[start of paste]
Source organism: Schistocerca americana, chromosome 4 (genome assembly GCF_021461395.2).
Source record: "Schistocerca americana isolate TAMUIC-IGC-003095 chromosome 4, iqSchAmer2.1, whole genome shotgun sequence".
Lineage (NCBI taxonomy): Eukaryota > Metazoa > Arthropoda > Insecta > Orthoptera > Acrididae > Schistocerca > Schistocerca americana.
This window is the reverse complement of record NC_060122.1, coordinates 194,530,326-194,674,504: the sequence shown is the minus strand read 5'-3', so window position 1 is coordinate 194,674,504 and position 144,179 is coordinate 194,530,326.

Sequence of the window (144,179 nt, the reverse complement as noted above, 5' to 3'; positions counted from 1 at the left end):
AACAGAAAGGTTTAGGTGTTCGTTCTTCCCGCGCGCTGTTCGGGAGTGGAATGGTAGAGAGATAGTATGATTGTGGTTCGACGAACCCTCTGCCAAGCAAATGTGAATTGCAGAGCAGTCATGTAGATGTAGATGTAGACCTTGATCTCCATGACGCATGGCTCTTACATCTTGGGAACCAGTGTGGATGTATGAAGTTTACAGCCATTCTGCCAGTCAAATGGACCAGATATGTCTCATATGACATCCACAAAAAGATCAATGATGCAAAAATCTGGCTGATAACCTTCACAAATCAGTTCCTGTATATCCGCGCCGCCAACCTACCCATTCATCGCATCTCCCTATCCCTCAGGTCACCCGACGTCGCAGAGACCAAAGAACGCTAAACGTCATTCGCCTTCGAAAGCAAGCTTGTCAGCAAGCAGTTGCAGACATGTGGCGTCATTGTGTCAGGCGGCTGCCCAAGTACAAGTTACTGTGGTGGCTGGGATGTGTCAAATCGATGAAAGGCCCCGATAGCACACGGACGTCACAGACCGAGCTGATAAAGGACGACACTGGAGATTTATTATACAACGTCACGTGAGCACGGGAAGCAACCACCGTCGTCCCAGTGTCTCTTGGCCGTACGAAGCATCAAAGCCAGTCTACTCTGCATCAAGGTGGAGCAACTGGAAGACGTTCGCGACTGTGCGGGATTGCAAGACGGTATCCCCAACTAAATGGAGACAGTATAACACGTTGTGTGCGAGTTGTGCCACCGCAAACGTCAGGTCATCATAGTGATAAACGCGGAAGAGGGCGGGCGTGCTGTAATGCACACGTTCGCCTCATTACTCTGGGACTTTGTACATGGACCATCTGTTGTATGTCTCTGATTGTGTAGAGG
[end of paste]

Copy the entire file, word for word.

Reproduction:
Source organism: Schistocerca americana, chromosome 4 (genome assembly GCF_021461395.2).
Source record: "Schistocerca americana isolate TAMUIC-IGC-003095 chromosome 4, iqSchAmer2.1, whole genome shotgun sequence".
Lineage (NCBI taxonomy): Eukaryota > Metazoa > Arthropoda > Insecta > Orthoptera > Acrididae > Schistocerca > Schistocerca americana.
This window is the reverse complement of record NC_060122.1, coordinates 194,530,326-194,674,504: the sequence shown is the minus strand read 5'-3', so window position 1 is coordinate 194,674,504 and position 144,179 is coordinate 194,530,326.

Sequence of the window (144,179 nt, the reverse complement as noted above, 5' to 3'; positions counted from 1 at the left end):
AACAGAAAGGTTTAGGTGTTCGTTCTTCCCGCGCGCTGTTCGGGAGTGGAATGGTAGAGAGATAGTATGATTGTGGTTCGACGAACCCTCTGCCAAGCAAATGTGAATTGCAGAGCAGTCATGTAGATGTAGATGTAGACCTTGATCTCCATGACGCATGGCTCTTACATCTTGGGAACCAGTGTGGATGTATGAAGTTTACAGCCATTCTGCCAGTCAAATGGACCAGATATGTCTCATATGACATCCACAAAAAGATCAATGATGCAAAAATCTGGCTGATAACCTTCACAAATCAGTTCCTGTATATCCGCGCCGCCAACCTACCCATTCATCGCATCTCCCTATCCCTCAGGTCACCCGACGTCGCAGAGACCAAAGAACGCTAAACGTCATTCGCCTTCGAAAGCAAGCTTGTCAGCAAGCAGTTGCAGACATGTGGCGTCATTGTGTCAGGCGGCTGCCCAAGTACAAGTTACTGTGGTGGCTGGGATGTGTCAAATCGATGAAAGGCCCCGATAGCACACGGACGTCACAGACCGAGCTGATAAAGGACGACACTGGAGATTTATTATACAACGTCACGTGAGCACGGGAAGCAACCACCGTCGTCCCAGTGTCTCTTGGCCGTACGAAGCATCAAAGCCAGTCTACTCTGCATCAAGGTGGAGCAACTGGAAGACGTTCGCGACTGTGCGGGATTGCAAGACGGTATCCCCAACTAAATGGAGACAGTATAACACGTTGTGTGCGAGTTGTGCCACCGCAAACGTCAGGTCATCATAGTGATAAACGCGGAAGAGGGCGGGCGTGCTGTAATGCACACGTTCGCCTCATTACTCTGGGACTTTGTACATGGACCATCTGTTGTATGTCTCTGATTGTGTAGAGG